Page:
When the television emits a distinctive beep beep beep, followed by a pause and another beep beep beep, we may know that this is an emergency announcement. However a person who is visually impaired can not read the emergency message scrolling across the bottom of the TV screen. Emergency messages like that need to be made audible so that the risk to the visually impaired is minimized. In addition, on the weather channel they play music while the local forecast is shown in print on the screen.
Another aspect of this legislation is to provide accessible programming controls for the visually impaired. Sighted people who get cable or direct TV service can use the menus and on-demand features available with the remote control. The blind and visually impaired community has no access to these features. This legislation will require optional auditory capabilities of the menu features so that we all have equal access to all of the programming on the TV. Those who do not want to hear the audio do not need to turn it on.
As we switched over to the digital broadcasting signal, access to the few descriptive video programs previously provided was lost. The legislation is looking to require a minimum number of hours of described programming per week. “Described programming” and “descriptive videos” means that during pauses between the dialog (in the TV show or movie) a narrator’s voice will describe the actions, scenery, costumes, or any feature relevant to the viewer. Closed captioning and sign language on TV and videos are already available for the hearing impaired. The visually impaired community is asking for equal access to the programming.
Additionally, access to technology, like telephones is being pursued. Currently we must pay a premium for phones and software that allow us to use the cell phone functions that others can see on the screen. Making devices audibly and tactilely accessible is greatly needed.
White Cane and Dog Guide
Every day people who are blind or visually impaired travel independently to work, church, school, the grocery store, and their leisure interests. They accomplish these daily endeavors through the use of mobility tools just as a person who cannot walk might use a wheelchair. People who are blind primarily use either a white cane or a dog guide to travel independently. Which tool works best depends on the individual’s abilities, preferences, and lifestyle.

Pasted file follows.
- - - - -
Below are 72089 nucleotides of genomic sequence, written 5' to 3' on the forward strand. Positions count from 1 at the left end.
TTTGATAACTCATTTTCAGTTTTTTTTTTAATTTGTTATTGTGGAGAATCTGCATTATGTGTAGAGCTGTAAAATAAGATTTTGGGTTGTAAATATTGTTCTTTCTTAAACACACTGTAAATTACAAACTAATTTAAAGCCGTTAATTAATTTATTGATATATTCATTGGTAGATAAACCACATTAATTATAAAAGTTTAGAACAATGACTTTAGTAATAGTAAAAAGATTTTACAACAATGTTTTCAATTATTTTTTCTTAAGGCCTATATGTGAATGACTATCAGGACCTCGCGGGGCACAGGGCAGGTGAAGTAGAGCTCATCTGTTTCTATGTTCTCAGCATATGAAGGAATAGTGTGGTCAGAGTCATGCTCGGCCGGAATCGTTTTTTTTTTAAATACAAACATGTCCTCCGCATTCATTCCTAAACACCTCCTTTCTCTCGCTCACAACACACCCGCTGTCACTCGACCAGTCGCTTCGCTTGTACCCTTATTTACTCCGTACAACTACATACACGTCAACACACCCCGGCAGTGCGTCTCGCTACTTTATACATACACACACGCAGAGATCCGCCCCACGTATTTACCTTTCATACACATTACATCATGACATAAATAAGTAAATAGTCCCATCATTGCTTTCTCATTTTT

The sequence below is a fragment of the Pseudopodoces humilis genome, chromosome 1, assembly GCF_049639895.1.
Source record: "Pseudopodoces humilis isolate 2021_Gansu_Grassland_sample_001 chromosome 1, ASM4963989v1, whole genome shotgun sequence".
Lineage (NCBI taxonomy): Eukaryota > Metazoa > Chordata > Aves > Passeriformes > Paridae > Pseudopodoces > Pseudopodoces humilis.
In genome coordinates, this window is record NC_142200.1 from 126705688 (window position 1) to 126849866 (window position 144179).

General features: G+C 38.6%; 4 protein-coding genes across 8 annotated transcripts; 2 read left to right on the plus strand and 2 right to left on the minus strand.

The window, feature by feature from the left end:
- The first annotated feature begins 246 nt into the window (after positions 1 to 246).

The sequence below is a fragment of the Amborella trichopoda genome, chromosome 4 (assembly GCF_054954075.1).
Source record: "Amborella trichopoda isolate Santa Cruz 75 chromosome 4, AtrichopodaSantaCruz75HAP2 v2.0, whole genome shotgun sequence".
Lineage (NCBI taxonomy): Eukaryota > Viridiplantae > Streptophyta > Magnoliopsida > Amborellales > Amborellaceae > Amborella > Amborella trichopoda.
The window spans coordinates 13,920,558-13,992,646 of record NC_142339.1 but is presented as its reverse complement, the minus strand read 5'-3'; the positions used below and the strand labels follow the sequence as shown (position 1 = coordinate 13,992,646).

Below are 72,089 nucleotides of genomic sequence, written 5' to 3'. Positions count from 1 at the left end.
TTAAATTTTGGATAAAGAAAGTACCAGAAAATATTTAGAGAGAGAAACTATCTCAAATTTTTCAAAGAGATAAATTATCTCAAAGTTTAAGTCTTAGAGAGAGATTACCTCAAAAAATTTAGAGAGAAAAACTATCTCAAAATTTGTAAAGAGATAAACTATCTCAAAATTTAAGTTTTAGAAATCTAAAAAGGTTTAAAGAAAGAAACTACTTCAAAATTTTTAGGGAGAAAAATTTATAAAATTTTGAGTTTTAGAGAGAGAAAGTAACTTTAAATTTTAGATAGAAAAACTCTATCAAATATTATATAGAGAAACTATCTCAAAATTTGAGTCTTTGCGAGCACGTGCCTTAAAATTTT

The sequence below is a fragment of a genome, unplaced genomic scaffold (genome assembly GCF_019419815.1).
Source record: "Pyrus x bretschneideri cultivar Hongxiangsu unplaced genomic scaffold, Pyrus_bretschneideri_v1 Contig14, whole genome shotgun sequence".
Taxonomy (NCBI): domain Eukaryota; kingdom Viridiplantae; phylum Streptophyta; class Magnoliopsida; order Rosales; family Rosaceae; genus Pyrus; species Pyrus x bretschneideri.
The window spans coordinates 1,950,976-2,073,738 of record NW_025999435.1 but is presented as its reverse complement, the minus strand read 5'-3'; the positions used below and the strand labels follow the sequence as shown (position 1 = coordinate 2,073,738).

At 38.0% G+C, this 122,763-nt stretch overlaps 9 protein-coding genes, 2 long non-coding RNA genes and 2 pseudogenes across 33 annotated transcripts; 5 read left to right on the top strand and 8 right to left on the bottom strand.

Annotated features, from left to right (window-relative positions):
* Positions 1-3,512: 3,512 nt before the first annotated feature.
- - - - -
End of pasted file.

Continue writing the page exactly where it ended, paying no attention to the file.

The white cane is usually the first mobility device introduced to a person losing vision. He is taught to extend the cane in front of the center of his body and move it side to side, covering an ark of space approximately two steps ahead. This motion insures that the path is clear. If the cane bumps an obstacle, then the traveler has enough opportunity to go around it. A successful cane user learns to use those encountered obstacles as a way to become more familiar with their environment (i.e. the trash can is near the corner, the mailbox is half-way down the block, or the public telephones are right next to the elevator). The cane also indicates changes in the grounds texture and drop offs at curbs and stairs. Many people travel independently their entire lives using a white cane while others choose to eventually use a dog guide.
Anyone interested in using a dog guide must attend specialized training for 4-6 weeks at a dog guide school. The traveler holds onto the guide harness worn by the dog. The handlers then interpret the dog’s cues by the movement of the harness. Dog guides lead travelers around obstacles and up and down steps. Dog guides are also trained to disobey when the traveler gives a command that places the team in a dangerous situation like moving traffic or a construction zone. It is vital that dog guides not be distracted while on duty. Regardless of whether a blind person chooses to use a dog guide or a white cane, he can be fully independent in his travels.